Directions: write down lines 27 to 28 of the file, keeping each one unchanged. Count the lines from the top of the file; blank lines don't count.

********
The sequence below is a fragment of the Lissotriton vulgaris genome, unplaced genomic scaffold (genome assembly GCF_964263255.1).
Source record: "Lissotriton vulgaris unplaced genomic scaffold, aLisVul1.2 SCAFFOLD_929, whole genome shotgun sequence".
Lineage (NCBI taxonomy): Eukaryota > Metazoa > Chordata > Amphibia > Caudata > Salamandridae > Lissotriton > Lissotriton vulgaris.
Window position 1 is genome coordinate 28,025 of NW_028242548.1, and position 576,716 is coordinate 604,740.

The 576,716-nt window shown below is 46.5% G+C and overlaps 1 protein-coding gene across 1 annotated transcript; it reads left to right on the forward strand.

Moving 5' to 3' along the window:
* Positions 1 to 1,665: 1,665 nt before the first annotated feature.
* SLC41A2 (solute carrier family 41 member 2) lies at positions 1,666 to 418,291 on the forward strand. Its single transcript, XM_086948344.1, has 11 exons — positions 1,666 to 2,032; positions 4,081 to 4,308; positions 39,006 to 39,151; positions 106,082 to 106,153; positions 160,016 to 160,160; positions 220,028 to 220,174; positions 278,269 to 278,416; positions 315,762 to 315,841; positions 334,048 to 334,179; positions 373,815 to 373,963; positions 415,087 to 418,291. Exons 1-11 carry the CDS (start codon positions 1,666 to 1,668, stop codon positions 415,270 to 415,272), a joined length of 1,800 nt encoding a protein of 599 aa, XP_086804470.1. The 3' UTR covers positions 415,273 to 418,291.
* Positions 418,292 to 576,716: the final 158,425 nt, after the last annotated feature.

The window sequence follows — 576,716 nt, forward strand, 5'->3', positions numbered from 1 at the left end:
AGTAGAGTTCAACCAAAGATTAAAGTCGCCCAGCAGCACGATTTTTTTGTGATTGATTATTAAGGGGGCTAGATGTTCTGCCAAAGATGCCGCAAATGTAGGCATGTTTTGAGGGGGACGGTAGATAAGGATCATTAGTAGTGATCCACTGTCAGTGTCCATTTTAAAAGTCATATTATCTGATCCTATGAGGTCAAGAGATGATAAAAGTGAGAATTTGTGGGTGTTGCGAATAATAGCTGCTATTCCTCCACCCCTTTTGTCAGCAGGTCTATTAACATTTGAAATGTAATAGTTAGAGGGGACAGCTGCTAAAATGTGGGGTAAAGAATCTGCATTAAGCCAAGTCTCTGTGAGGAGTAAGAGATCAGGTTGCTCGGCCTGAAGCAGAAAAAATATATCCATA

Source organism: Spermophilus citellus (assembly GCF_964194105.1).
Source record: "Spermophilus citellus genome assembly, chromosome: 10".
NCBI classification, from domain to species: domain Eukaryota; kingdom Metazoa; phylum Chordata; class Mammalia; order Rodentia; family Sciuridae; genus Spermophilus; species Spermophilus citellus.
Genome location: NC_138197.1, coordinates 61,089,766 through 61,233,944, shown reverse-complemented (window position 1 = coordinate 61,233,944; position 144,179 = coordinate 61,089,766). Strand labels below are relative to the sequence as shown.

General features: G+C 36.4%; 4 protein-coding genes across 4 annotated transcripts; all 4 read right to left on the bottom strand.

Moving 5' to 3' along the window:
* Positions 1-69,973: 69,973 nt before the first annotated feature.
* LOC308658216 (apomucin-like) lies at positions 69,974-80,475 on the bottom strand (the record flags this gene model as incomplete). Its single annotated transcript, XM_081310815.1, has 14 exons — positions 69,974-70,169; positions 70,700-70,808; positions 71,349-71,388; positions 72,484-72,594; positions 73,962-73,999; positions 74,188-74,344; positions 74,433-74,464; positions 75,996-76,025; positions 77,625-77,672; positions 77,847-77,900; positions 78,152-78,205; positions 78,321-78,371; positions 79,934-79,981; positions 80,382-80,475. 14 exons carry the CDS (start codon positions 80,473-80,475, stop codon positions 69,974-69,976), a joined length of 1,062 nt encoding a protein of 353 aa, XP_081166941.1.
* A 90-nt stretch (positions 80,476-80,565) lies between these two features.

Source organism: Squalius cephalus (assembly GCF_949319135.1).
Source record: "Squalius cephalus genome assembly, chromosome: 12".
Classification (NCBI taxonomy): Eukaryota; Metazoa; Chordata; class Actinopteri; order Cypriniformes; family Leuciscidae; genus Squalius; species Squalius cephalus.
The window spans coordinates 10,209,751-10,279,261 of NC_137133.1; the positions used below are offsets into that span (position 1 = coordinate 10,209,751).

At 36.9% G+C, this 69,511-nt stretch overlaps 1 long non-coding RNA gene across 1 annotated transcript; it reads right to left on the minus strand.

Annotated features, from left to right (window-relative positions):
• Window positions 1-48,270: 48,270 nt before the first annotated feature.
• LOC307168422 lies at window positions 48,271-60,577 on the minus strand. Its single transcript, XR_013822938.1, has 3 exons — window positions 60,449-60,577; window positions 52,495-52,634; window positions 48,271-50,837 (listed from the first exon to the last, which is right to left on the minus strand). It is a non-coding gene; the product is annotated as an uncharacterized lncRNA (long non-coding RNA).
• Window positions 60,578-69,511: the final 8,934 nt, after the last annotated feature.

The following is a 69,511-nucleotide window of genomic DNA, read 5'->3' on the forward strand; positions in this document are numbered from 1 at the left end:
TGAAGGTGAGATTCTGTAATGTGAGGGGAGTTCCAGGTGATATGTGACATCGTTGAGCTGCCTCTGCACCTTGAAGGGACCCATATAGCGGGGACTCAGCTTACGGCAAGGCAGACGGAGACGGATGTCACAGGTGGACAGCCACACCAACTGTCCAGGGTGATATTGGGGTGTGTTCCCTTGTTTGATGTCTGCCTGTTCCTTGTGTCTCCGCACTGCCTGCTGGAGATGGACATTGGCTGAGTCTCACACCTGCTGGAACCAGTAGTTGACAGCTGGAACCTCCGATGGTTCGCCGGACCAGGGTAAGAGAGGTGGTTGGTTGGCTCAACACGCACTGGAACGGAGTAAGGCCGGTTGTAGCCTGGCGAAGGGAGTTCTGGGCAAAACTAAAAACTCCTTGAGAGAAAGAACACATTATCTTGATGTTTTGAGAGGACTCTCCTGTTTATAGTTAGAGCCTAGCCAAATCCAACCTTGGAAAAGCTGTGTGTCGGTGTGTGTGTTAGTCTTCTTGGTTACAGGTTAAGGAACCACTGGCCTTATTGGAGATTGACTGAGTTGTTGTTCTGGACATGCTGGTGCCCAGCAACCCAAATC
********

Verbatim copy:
• Window positions 1-48,270: 48,270 nt before the first annotated feature.
• LOC307168422 lies at window positions 48,271-60,577 on the minus strand. Its single transcript, XR_013822938.1, has 3 exons — window positions 60,449-60,577; window positions 52,495-52,634; window positions 48,271-50,837 (listed from the first exon to the last, which is right to left on the minus strand). It is a non-coding gene; the product is annotated as an uncharacterized lncRNA (long non-coding RNA).